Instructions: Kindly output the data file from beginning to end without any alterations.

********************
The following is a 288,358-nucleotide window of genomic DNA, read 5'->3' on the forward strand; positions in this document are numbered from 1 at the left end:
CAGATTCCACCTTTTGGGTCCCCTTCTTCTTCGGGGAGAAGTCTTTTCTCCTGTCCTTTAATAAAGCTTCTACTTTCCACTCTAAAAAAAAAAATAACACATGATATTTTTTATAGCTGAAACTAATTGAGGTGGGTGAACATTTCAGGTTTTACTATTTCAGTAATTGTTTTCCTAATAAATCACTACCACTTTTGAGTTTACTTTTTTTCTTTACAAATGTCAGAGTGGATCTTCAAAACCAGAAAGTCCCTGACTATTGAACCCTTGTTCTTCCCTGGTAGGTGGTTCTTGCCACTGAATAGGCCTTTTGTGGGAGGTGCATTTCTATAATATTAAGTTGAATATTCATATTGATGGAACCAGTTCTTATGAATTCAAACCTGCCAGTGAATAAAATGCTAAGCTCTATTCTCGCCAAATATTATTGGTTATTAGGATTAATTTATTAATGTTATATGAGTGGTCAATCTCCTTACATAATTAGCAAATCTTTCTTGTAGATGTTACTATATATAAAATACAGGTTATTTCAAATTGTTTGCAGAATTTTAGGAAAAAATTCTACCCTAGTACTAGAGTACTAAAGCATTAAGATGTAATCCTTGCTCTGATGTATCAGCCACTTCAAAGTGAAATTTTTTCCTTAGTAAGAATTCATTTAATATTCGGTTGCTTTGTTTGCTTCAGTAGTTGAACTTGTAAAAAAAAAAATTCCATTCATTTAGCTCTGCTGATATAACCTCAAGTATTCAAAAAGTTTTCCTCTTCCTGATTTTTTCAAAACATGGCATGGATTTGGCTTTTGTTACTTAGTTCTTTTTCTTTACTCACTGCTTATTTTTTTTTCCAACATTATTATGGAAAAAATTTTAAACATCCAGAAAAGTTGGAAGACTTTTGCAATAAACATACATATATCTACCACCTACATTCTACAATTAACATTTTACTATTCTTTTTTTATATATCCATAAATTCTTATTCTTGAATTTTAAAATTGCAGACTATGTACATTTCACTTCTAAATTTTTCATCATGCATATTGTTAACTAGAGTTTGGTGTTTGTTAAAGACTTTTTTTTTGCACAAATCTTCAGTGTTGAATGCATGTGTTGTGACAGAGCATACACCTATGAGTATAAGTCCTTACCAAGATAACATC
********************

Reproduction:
The following is a 288,358-nucleotide window of genomic DNA, read 5'->3' on the forward strand; positions in this document are numbered from 1 at the left end:
CAGATTCCACCTTTTGGGTCCCCTTCTTCTTCGGGGAGAAGTCTTTTCTCCTGTCCTTTAATAAAGCTTCTACTTTCCACTCTAAAAAAAAAAATAACACATGATATTTTTTATAGCTGAAACTAATTGAGGTGGGTGAACATTTCAGGTTTTACTATTTCAGTAATTGTTTTCCTAATAAATCACTACCACTTTTGAGTTTACTTTTTTTCTTTACAAATGTCAGAGTGGATCTTCAAAACCAGAAAGTCCCTGACTATTGAACCCTTGTTCTTCCCTGGTAGGTGGTTCTTGCCACTGAATAGGCCTTTTGTGGGAGGTGCATTTCTATAATATTAAGTTGAATATTCATATTGATGGAACCAGTTCTTATGAATTCAAACCTGCCAGTGAATAAAATGCTAAGCTCTATTCTCGCCAAATATTATTGGTTATTAGGATTAATTTATTAATGTTATATGAGTGGTCAATCTCCTTACATAATTAGCAAATCTTTCTTGTAGATGTTACTATATATAAAATACAGGTTATTTCAAATTGTTTGCAGAATTTTAGGAAAAAATTCTACCCTAGTACTAGAGTACTAAAGCATTAAGATGTAATCCTTGCTCTGATGTATCAGCCACTTCAAAGTGAAATTTTTTCCTTAGTAAGAATTCATTTAATATTCGGTTGCTTTGTTTGCTTCAGTAGTTGAACTTGTAAAAAAAAAAATTCCATTCATTTAGCTCTGCTGATATAACCTCAAGTATTCAAAAAGTTTTCCTCTTCCTGATTTTTTCAAAACATGGCATGGATTTGGCTTTTGTTACTTAGTTCTTTTTCTTTACTCACTGCTTATTTTTTTTTCCAACATTATTATGGAAAAAATTTTAAACATCCAGAAAAGTTGGAAGACTTTTGCAATAAACATACATATATCTACCACCTACATTCTACAATTAACATTTTACTATTCTTTTTTTATATATCCATAAATTCTTATTCTTGAATTTTAAAATTGCAGACTATGTACATTTCACTTCTAAATTTTTCATCATGCATATTGTTAACTAGAGTTTGGTGTTTGTTAAAGACTTTTTTTTTGCACAAATCTTCAGTGTTGAATGCATGTGTTGTGACAGAGCATACACCTATGAGTATAAGTCCTTACCAAGATAACATC